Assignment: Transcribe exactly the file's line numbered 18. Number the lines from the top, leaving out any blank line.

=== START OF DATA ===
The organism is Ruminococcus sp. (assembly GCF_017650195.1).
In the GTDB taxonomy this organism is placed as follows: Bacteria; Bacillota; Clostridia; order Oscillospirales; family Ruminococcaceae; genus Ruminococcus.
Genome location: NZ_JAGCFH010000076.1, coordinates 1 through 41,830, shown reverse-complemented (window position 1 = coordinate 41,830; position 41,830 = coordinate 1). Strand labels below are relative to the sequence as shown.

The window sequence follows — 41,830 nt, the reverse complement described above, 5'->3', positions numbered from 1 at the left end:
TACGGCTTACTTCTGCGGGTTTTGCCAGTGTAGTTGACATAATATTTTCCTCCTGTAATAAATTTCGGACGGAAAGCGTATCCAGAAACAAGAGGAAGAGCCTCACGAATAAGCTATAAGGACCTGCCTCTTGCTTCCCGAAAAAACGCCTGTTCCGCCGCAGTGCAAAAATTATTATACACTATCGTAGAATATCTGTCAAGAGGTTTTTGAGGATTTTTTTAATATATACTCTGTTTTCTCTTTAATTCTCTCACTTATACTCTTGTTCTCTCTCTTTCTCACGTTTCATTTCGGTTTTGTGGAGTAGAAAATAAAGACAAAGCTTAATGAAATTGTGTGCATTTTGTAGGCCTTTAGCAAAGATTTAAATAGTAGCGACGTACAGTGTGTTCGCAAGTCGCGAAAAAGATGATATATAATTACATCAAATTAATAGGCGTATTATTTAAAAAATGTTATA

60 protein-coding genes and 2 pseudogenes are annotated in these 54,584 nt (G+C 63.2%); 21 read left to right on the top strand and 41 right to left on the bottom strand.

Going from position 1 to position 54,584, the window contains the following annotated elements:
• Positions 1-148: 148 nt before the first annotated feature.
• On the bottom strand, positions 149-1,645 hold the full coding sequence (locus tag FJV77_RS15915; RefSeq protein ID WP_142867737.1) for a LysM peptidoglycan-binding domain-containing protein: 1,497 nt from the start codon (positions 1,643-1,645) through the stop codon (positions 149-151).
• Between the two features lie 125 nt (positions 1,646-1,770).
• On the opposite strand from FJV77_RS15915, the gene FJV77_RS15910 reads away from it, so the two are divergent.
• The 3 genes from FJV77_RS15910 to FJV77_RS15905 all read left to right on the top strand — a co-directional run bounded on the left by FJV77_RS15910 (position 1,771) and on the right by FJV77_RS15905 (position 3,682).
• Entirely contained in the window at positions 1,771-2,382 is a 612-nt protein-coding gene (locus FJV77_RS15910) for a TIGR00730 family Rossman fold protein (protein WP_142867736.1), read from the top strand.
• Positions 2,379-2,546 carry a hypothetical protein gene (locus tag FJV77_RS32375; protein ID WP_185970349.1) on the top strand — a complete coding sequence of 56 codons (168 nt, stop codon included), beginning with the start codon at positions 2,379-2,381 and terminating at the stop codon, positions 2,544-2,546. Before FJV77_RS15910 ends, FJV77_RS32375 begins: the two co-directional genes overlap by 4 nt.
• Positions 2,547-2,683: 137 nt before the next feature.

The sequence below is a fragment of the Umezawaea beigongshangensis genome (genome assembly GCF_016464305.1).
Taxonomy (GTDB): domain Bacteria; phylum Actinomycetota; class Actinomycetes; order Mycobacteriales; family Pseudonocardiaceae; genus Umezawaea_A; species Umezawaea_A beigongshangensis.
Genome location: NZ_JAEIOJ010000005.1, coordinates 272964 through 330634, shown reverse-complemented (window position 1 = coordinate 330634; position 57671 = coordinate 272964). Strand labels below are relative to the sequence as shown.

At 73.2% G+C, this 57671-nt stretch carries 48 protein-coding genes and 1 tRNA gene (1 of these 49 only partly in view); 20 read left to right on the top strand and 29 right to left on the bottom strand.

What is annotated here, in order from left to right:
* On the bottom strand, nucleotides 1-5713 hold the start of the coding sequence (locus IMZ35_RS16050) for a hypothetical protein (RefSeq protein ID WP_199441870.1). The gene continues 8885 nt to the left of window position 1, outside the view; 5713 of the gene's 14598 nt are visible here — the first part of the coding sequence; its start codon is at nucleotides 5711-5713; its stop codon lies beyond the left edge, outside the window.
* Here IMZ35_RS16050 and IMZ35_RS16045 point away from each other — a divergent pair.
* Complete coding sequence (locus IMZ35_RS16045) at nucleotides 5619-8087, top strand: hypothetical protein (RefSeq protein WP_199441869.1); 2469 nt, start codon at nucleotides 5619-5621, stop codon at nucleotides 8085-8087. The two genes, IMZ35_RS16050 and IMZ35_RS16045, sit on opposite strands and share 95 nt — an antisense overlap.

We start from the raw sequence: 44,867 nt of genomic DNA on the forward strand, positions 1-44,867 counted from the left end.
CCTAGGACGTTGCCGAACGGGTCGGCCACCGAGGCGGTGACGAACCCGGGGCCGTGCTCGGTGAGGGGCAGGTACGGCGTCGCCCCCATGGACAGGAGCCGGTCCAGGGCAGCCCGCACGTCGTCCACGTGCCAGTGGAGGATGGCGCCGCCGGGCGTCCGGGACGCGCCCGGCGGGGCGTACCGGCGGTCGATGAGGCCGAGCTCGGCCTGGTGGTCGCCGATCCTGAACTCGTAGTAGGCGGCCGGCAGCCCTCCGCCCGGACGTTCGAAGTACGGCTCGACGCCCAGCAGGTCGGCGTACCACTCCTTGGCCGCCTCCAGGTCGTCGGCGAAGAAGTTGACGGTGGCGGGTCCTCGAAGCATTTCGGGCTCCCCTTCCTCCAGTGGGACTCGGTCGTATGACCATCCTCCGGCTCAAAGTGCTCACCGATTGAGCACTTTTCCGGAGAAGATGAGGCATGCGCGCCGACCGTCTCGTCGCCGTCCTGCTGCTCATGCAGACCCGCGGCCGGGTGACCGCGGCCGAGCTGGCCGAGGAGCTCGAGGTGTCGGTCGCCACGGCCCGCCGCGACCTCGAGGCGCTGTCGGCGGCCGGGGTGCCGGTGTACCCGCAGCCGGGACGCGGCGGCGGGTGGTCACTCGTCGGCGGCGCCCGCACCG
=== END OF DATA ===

Genome location: NZ_JAEIOJ010000005.1, coordinates 272964 through 330634, shown reverse-complemented (window position 1 = coordinate 330634; position 57671 = coordinate 272964). Strand labels below are relative to the sequence as shown.